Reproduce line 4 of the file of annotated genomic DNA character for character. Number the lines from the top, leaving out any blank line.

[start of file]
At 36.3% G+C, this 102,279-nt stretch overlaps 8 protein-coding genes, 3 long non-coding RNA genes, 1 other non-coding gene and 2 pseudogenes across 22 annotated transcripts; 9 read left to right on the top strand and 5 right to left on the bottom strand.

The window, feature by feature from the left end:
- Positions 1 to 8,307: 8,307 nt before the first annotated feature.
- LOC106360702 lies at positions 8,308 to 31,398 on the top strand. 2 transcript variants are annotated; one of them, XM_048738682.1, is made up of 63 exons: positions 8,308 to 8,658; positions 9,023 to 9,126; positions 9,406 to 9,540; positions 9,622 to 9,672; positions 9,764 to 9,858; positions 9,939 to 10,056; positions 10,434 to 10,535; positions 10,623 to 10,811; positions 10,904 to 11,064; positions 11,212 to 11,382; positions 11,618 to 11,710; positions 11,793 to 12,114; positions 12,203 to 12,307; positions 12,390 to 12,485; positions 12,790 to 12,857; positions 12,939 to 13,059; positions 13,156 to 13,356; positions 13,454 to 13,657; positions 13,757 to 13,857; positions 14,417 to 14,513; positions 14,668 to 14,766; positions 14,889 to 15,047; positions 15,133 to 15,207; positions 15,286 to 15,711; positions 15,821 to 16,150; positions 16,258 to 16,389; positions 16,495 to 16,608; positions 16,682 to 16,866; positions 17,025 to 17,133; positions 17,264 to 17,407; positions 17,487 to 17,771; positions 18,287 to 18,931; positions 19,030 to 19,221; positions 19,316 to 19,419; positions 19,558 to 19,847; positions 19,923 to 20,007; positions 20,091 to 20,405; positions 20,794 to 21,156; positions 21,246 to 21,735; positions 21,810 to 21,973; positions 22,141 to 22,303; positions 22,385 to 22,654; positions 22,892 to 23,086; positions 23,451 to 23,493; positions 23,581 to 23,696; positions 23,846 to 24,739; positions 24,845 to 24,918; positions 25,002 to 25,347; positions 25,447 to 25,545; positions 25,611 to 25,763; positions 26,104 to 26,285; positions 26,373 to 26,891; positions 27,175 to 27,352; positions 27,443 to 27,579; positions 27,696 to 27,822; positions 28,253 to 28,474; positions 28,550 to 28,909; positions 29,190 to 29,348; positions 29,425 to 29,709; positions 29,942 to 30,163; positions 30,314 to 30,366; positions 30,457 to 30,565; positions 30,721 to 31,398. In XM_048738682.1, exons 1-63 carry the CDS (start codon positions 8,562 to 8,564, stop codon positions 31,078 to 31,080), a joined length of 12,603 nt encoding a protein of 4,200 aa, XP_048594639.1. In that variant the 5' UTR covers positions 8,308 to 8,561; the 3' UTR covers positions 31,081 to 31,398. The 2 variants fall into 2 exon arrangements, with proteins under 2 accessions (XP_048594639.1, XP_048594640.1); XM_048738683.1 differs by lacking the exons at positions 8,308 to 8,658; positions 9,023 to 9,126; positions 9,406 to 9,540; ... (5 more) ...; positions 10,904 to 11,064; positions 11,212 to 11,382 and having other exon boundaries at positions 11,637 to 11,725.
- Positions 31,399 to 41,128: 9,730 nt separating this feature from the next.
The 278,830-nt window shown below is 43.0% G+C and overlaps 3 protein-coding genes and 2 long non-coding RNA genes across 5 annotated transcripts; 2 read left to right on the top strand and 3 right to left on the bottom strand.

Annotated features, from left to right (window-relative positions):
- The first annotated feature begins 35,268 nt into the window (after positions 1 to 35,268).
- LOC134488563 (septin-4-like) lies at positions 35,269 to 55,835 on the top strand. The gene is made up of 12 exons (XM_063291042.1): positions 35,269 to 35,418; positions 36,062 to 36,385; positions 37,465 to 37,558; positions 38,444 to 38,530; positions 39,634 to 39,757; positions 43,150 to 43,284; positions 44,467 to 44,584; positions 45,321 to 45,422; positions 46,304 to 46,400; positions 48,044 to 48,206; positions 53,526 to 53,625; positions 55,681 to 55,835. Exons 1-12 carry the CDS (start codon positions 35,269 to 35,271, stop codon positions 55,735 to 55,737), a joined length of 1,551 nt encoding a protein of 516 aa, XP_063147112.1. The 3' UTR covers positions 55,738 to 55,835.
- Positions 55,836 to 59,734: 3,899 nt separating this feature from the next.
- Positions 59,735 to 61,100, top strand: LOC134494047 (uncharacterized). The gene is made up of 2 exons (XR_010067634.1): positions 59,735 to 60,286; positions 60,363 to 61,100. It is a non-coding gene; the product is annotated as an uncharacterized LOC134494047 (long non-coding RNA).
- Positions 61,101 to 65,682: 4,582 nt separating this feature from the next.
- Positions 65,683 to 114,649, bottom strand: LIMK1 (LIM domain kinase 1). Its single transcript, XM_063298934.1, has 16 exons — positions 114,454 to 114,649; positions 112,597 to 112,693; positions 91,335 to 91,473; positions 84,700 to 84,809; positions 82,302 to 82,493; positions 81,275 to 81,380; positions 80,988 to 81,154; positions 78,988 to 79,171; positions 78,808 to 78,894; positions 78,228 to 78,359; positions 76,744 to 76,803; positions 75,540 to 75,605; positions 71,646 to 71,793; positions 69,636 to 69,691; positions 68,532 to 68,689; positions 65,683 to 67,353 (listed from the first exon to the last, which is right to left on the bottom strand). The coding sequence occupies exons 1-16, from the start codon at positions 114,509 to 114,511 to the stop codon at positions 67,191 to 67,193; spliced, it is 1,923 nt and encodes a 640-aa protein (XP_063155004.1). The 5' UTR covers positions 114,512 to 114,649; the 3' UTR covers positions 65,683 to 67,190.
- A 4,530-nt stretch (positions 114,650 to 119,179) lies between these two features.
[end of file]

- LOC106360702 lies at positions 8,308 to 31,398 on the top strand. 2 transcript variants are annotated; one of them, XM_048738682.1, is made up of 63 exons: positions 8,308 to 8,658; positions 9,023 to 9,126; positions 9,406 to 9,540; positions 9,622 to 9,672; positions 9,764 to 9,858; positions 9,939 to 10,056; positions 10,434 to 10,535; positions 10,623 to 10,811; positions 10,904 to 11,064; positions 11,212 to 11,382; positions 11,618 to 11,710; positions 11,793 to 12,114; positions 12,203 to 12,307; positions 12,390 to 12,485; positions 12,790 to 12,857; positions 12,939 to 13,059; positions 13,156 to 13,356; positions 13,454 to 13,657; positions 13,757 to 13,857; positions 14,417 to 14,513; positions 14,668 to 14,766; positions 14,889 to 15,047; positions 15,133 to 15,207; positions 15,286 to 15,711; positions 15,821 to 16,150; positions 16,258 to 16,389; positions 16,495 to 16,608; positions 16,682 to 16,866; positions 17,025 to 17,133; positions 17,264 to 17,407; positions 17,487 to 17,771; positions 18,287 to 18,931; positions 19,030 to 19,221; positions 19,316 to 19,419; positions 19,558 to 19,847; positions 19,923 to 20,007; positions 20,091 to 20,405; positions 20,794 to 21,156; positions 21,246 to 21,735; positions 21,810 to 21,973; positions 22,141 to 22,303; positions 22,385 to 22,654; positions 22,892 to 23,086; positions 23,451 to 23,493; positions 23,581 to 23,696; positions 23,846 to 24,739; positions 24,845 to 24,918; positions 25,002 to 25,347; positions 25,447 to 25,545; positions 25,611 to 25,763; positions 26,104 to 26,285; positions 26,373 to 26,891; positions 27,175 to 27,352; positions 27,443 to 27,579; positions 27,696 to 27,822; positions 28,253 to 28,474; positions 28,550 to 28,909; positions 29,190 to 29,348; positions 29,425 to 29,709; positions 29,942 to 30,163; positions 30,314 to 30,366; positions 30,457 to 30,565; positions 30,721 to 31,398. In XM_048738682.1, exons 1-63 carry the CDS (start codon positions 8,562 to 8,564, stop codon positions 31,078 to 31,080), a joined length of 12,603 nt encoding a protein of 4,200 aa, XP_048594639.1. In that variant the 5' UTR covers positions 8,308 to 8,561; the 3' UTR covers positions 31,081 to 31,398. The 2 variants fall into 2 exon arrangements, with proteins under 2 accessions (XP_048594639.1, XP_048594640.1); XM_048738683.1 differs by lacking the exons at positions 8,308 to 8,658; positions 9,023 to 9,126; positions 9,406 to 9,540; ... (5 more) ...; positions 10,904 to 11,064; positions 11,212 to 11,382 and having other exon boundaries at positions 11,637 to 11,725.